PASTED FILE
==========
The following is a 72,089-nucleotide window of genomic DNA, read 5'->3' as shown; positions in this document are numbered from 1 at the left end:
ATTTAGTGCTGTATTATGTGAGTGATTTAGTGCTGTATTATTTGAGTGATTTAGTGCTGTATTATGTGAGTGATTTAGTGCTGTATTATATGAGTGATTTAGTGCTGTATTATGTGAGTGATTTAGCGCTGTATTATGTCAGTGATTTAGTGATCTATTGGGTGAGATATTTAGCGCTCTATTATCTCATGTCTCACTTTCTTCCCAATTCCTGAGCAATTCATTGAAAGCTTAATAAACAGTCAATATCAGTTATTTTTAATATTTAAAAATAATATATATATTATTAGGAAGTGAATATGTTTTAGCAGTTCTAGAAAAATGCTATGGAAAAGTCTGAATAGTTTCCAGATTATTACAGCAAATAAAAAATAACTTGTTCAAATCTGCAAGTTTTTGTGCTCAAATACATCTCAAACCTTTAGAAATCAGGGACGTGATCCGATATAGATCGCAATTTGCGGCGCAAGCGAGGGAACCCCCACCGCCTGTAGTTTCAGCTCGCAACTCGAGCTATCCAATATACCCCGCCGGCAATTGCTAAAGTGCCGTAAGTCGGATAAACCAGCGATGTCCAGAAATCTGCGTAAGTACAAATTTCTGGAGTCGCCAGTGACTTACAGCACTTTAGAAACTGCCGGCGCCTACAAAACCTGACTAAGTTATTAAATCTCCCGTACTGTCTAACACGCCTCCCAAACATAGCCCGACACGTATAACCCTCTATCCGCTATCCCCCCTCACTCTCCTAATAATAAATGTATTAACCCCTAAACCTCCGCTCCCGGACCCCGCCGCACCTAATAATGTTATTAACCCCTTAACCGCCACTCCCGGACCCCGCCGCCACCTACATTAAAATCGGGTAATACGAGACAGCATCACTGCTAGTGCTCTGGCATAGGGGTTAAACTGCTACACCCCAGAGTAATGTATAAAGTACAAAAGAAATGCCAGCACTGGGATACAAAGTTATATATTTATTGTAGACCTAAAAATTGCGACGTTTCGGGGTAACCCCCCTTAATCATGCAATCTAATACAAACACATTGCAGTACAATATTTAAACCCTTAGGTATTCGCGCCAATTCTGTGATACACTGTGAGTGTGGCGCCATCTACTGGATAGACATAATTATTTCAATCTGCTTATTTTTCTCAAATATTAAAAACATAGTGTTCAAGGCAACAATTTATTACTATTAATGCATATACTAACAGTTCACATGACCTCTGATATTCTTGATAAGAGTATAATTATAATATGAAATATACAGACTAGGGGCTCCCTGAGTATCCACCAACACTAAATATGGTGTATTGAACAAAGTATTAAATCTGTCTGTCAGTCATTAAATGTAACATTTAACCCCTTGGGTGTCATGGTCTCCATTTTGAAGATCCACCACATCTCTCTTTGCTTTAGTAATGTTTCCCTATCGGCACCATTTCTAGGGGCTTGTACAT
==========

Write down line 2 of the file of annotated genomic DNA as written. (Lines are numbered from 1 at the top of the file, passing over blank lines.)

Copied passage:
ATTTAGTGCTGTATTATGTGAGTGATTTAGTGCTGTATTATTTGAGTGATTTAGTGCTGTATTATGTGAGTGATTTAGTGCTGTATTATATGAGTGATTTAGTGCTGTATTATGTGAGTGATTTAGCGCTGTATTATGTCAGTGATTTAGTGATCTATTGGGTGAGATATTTAGCGCTCTATTATCTCATGTCTCACTTTCTTCCCAATTCCTGAGCAATTCATTGAAAGCTTAATAAACAGTCAATATCAGTTATTTTTAATATTTAAAAATAATATATATATTATTAGGAAGTGAATATGTTTTAGCAGTTCTAGAAAAATGCTATGGAAAAGTCTGAATAGTTTCCAGATTATTACAGCAAATAAAAAATAACTTGTTCAAATCTGCAAGTTTTTGTGCTCAAATACATCTCAAACCTTTAGAAATCAGGGACGTGATCCGATATAGATCGCAATTTGCGGCGCAAGCGAGGGAACCCCCACCGCCTGTAGTTTCAGCTCGCAACTCGAGCTATCCAATATACCCCGCCGGCAATTGCTAAAGTGCCGTAAGTCGGATAAACCAGCGATGTCCAGAAATCTGCGTAAGTACAAATTTCTGGAGTCGCCAGTGACTTACAGCACTTTAGAAACTGCCGGCGCCTACAAAACCTGACTAAGTTATTAAATCTCCCGTACTGTCTAACACGCCTCCCAAACATAGCCCGACACGTATAACCCTCTATCCGCTATCCCCCCTCACTCTCCTAATAATAAATGTATTAACCCCTAAACCTCCGCTCCCGGACCCCGCCGCACCTAATAATGTTATTAACCCCTTAACCGCCACTCCCGGACCCCGCCGCCACCTACATTAAAATCGGGTAATACGAGACAGCATCACTGCTAGTGCTCTGGCATAGGGGTTAAACTGCTACACCCCAGAGTAATGTATAAAGTACAAAAGAAATGCCAGCACTGGGATACAAAGTTATATATTTATTGTAGACCTAAAAATTGCGACGTTTCGGGGTAACCCCCCTTAATCATGCAATCTAATACAAACACATTGCAGTACAATATTTAAACCCTTAGGTATTCGCGCCAATTCTGTGATACACTGTGAGTGTGGCGCCATCTACTGGATAGACATAATTATTTCAATCTGCTTATTTTTCTCAAATATTAAAAACATAGTGTTCAAGGCAACAATTTATTACTATTAATGCATATACTAACAGTTCACATGACCTCTGATATTCTTGATAAGAGTATAATTATAATATGAAATATACAGACTAGGGGCTCCCTGAGTATCCACCAACACTAAATATGGTGTATTGAACAAAGTATTAAATCTGTCTGTCAGTCATTAAATGTAACATTTAACCCCTTGGGTGTCATGGTCTCCATTTTGAAGATCCACCACATCTCTCTTTGCTTTAGTAATGTTTCCCTATCGGCACCATTTCTAGGGGCTTGTACAT